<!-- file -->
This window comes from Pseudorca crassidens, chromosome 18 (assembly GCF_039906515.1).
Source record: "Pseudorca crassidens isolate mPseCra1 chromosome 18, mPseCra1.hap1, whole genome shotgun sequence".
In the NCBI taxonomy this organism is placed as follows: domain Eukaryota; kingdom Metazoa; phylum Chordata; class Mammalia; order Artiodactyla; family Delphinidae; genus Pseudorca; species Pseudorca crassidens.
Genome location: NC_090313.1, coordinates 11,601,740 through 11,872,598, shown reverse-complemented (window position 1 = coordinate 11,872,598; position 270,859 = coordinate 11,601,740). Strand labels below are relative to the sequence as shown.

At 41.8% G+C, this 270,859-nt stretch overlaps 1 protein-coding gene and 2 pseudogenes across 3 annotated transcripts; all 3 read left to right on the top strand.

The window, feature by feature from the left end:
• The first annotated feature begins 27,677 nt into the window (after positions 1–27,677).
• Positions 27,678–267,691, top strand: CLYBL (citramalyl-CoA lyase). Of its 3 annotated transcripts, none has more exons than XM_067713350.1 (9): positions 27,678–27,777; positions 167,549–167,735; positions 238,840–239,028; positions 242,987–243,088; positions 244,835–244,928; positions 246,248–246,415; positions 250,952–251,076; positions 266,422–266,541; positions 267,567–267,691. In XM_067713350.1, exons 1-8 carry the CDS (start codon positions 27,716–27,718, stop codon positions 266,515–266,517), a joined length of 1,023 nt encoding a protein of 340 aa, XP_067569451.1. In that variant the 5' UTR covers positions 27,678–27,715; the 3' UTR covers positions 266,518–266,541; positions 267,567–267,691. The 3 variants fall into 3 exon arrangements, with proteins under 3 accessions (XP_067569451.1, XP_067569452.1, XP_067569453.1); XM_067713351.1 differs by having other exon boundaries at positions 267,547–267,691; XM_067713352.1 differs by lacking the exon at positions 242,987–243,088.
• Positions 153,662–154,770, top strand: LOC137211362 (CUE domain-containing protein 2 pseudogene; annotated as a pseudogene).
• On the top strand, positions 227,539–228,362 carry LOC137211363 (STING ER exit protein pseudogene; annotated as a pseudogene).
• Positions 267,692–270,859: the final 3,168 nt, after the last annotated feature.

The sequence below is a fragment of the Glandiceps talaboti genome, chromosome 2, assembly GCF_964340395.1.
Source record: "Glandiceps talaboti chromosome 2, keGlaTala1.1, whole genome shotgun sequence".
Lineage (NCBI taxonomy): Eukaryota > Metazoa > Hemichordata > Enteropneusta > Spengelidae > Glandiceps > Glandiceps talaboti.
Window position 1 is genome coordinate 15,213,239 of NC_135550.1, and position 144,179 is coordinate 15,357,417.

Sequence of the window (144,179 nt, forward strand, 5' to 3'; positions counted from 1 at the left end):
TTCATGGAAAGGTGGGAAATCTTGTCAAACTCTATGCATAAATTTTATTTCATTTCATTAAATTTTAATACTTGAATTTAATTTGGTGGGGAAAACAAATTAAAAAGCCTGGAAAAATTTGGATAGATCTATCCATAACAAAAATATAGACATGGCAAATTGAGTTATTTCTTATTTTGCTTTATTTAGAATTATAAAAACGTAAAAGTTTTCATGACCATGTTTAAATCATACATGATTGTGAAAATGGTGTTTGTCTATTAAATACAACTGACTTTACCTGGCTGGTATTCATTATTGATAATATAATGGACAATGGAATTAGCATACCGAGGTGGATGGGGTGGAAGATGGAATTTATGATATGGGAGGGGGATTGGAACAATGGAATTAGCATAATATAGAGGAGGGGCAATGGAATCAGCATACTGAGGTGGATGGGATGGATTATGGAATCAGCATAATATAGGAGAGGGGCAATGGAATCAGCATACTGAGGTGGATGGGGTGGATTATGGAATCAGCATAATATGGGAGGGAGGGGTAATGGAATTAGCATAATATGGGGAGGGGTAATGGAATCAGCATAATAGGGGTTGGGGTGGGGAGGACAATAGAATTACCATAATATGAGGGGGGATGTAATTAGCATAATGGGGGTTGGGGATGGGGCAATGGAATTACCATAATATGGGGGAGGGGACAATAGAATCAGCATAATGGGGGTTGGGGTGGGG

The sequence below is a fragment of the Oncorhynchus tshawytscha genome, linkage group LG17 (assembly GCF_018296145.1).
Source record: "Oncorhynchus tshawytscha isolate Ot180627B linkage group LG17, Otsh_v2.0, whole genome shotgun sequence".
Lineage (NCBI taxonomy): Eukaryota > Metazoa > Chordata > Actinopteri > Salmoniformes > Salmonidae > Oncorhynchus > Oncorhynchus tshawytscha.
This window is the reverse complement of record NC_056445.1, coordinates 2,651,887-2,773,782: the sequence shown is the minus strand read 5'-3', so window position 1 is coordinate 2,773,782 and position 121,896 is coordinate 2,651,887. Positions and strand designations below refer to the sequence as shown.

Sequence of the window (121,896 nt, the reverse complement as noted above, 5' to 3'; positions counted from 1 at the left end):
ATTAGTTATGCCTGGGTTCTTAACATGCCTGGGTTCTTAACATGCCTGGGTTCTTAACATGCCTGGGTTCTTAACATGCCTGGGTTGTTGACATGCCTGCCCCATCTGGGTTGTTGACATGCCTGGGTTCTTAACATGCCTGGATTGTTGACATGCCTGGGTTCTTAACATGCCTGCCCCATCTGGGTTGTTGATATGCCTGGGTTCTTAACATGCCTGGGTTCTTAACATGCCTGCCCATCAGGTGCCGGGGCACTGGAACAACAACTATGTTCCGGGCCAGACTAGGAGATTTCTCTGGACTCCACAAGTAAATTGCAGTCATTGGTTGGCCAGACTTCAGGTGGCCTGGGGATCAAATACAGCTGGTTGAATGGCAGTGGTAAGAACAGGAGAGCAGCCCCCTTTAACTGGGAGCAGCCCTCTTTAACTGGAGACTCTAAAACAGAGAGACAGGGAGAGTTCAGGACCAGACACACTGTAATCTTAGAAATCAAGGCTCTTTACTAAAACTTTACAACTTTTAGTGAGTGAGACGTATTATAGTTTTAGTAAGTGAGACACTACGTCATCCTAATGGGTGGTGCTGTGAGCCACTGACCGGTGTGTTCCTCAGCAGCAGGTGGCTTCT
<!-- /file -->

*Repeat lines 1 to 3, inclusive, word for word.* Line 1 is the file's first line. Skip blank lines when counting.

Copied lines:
This window comes from Pseudorca crassidens, chromosome 18 (assembly GCF_039906515.1).
Source record: "Pseudorca crassidens isolate mPseCra1 chromosome 18, mPseCra1.hap1, whole genome shotgun sequence".
In the NCBI taxonomy this organism is placed as follows: domain Eukaryota; kingdom Metazoa; phylum Chordata; class Mammalia; order Artiodactyla; family Delphinidae; genus Pseudorca; species Pseudorca crassidens.